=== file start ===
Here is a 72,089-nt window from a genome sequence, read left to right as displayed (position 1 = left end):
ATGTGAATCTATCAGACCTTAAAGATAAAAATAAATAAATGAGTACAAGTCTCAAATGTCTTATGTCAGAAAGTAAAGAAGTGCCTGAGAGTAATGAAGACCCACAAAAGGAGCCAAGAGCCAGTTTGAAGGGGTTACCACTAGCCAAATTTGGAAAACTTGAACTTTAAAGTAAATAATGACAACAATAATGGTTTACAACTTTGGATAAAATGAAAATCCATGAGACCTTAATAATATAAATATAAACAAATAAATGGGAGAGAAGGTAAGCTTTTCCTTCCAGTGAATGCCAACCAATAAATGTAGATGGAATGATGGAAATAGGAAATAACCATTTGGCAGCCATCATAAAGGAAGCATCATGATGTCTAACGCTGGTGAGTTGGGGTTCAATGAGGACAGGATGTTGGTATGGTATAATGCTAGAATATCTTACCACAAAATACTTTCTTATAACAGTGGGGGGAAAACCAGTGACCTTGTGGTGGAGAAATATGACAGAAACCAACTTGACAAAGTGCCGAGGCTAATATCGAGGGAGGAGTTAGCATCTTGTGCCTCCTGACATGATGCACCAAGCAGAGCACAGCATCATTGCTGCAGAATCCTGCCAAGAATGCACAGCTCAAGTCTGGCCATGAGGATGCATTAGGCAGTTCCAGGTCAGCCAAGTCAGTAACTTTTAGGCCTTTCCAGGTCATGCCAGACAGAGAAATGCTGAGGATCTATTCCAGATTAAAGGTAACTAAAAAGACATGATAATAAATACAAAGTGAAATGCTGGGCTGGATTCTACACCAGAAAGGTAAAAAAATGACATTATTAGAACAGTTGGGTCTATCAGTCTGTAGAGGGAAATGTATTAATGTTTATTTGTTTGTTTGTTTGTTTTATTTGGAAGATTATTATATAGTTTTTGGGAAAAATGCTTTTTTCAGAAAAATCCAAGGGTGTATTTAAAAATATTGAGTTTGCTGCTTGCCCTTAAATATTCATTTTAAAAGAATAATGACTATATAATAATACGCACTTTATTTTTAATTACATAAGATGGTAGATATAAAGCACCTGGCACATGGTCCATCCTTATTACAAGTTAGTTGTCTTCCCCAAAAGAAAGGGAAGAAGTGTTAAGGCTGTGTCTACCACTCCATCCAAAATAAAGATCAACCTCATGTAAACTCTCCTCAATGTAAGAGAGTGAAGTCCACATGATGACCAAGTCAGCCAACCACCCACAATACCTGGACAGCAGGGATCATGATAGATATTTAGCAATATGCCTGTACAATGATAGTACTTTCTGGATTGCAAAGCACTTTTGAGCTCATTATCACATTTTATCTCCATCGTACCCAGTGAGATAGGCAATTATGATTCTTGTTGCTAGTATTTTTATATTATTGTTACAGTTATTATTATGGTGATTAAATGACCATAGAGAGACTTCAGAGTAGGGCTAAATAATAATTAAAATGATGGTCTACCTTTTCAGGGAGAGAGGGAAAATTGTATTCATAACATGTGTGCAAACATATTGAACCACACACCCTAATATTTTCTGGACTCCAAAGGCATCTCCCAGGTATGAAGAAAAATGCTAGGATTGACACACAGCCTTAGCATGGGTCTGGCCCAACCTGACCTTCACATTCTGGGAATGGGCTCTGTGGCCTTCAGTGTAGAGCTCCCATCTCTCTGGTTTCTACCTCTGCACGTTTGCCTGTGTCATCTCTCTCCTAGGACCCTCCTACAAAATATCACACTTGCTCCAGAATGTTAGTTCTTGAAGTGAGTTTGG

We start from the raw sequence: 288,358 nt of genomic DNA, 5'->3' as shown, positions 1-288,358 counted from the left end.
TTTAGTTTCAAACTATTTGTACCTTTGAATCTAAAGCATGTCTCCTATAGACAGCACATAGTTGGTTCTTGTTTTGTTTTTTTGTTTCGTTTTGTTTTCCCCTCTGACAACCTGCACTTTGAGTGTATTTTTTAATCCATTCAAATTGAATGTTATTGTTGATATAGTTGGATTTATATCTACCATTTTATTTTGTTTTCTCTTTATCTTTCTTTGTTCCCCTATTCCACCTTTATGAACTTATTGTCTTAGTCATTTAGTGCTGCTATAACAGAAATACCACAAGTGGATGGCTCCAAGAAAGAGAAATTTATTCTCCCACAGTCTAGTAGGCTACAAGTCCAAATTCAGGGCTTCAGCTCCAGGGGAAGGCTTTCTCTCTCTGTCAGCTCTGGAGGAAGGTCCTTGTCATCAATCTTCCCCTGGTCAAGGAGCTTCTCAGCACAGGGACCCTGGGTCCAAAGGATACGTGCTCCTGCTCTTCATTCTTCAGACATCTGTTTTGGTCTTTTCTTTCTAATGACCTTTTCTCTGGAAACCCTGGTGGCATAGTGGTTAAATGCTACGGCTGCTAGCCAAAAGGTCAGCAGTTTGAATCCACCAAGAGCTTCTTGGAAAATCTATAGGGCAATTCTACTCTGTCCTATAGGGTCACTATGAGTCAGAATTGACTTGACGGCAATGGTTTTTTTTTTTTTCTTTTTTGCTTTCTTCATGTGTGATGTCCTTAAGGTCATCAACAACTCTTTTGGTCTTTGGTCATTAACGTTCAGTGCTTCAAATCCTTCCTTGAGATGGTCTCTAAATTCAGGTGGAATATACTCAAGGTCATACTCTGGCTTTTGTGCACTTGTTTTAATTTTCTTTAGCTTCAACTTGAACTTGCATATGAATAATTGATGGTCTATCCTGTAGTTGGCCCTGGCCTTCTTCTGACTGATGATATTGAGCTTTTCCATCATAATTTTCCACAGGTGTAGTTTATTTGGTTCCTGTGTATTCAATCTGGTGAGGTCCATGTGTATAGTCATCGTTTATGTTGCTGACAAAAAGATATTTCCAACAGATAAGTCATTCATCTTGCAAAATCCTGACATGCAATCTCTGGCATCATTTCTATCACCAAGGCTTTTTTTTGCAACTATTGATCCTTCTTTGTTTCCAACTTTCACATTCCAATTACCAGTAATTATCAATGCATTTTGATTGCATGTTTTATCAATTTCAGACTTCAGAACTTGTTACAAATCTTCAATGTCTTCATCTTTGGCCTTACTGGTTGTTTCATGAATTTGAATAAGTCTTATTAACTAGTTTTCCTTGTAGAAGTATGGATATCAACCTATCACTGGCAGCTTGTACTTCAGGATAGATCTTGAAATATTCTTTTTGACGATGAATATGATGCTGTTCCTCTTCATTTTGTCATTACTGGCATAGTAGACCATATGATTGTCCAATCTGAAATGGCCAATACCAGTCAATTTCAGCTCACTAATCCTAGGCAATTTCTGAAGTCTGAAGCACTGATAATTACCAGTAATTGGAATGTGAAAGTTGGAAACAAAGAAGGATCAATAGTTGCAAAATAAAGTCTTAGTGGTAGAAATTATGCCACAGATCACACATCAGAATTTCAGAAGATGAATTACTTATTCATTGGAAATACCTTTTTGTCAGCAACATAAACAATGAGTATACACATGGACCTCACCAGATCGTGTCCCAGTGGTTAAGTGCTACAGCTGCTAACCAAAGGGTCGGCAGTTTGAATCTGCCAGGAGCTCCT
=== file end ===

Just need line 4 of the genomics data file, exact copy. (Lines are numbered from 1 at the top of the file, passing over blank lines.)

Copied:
TTTAGTTTCAAACTATTTGTACCTTTGAATCTAAAGCATGTCTCCTATAGACAGCACATAGTTGGTTCTTGTTTTGTTTTTTTGTTTCGTTTTGTTTTCCCCTCTGACAACCTGCACTTTGAGTGTATTTTTTAATCCATTCAAATTGAATGTTATTGTTGATATAGTTGGATTTATATCTACCATTTTATTTTGTTTTCTCTTTATCTTTCTTTGTTCCCCTATTCCACCTTTATGAACTTATTGTCTTAGTCATTTAGTGCTGCTATAACAGAAATACCACAAGTGGATGGCTCCAAGAAAGAGAAATTTATTCTCCCACAGTCTAGTAGGCTACAAGTCCAAATTCAGGGCTTCAGCTCCAGGGGAAGGCTTTCTCTCTCTGTCAGCTCTGGAGGAAGGTCCTTGTCATCAATCTTCCCCTGGTCAAGGAGCTTCTCAGCACAGGGACCCTGGGTCCAAAGGATACGTGCTCCTGCTCTTCATTCTTCAGACATCTGTTTTGGTCTTTTCTTTCTAATGACCTTTTCTCTGGAAACCCTGGTGGCATAGTGGTTAAATGCTACGGCTGCTAGCCAAAAGGTCAGCAGTTTGAATCCACCAAGAGCTTCTTGGAAAATCTATAGGGCAATTCTACTCTGTCCTATAGGGTCACTATGAGTCAGAATTGACTTGACGGCAATGGTTTTTTTTTTTTTCTTTTTTGCTTTCTTCATGTGTGATGTCCTTAAGGTCATCAACAACTCTTTTGGTCTTTGGTCATTAACGTTCAGTGCTTCAAATCCTTCCTTGAGATGGTCTCTAAATTCAGGTGGAATATACTCAAGGTCATACTCTGGCTTTTGTGCACTTGTTTTAATTTTCTTTAGCTTCAACTTGAACTTGCATATGAATAATTGATGGTCTATCCTGTAGTTGGCCCTGGCCTTCTTCTGACTGATGATATTGAGCTTTTCCATCATAATTTTCCACAGGTGTAGTTTATTTGGTTCCTGTGTATTCAATCTGGTGAGGTCCATGTGTATAGTCATCGTTTATGTTGCTGACAAAAAGATATTTCCAACAGATAAGTCATTCATCTTGCAAAATCCTGACATGCAATCTCTGGCATCATTTCTATCACCAAGGCTTTTTTTTGCAACTATTGATCCTTCTTTGTTTCCAACTTTCACATTCCAATTACCAGTAATTATCAATGCATTTTGATTGCATGTTTTATCAATTTCAGACTTCAGAACTTGTTACAAATCTTCAATGTCTTCATCTTTGGCCTTACTGGTTGTTTCATGAATTTGAATAAGTCTTATTAACTAGTTTTCCTTGTAGAAGTATGGATATCAACCTATCACTGGCAGCTTGTACTTCAGGATAGATCTTGAAATATTCTTTTTGACGATGAATATGATGCTGTTCCTCTTCATTTTGTCATTACTGGCATAGTAGACCATATGATTGTCCAATCTGAAATGGCCAATACCAGTCAATTTCAGCTCACTAATCCTAGGCAATTTCTGAAGTCTGAAGCACTGATAATTACCAGTAATTGGAATGTGAAAGTTGGAAACAAAGAAGGATCAATAGTTGCAAAATAAAGTCTTAGTGGTAGAAATTATGCCACAGATCACACATCAGAATTTCAGAAGATGAATTACTTATTCATTGGAAATACCTTTTTGTCAGCAACATAAACAATGAGTATACACATGGACCTCACCAGATCGTGTCCCAGTGGTTAAGTGCTACAGCTGCTAACCAAAGGGTCGGCAGTTTGAATCTGCCAGGAGCTCCT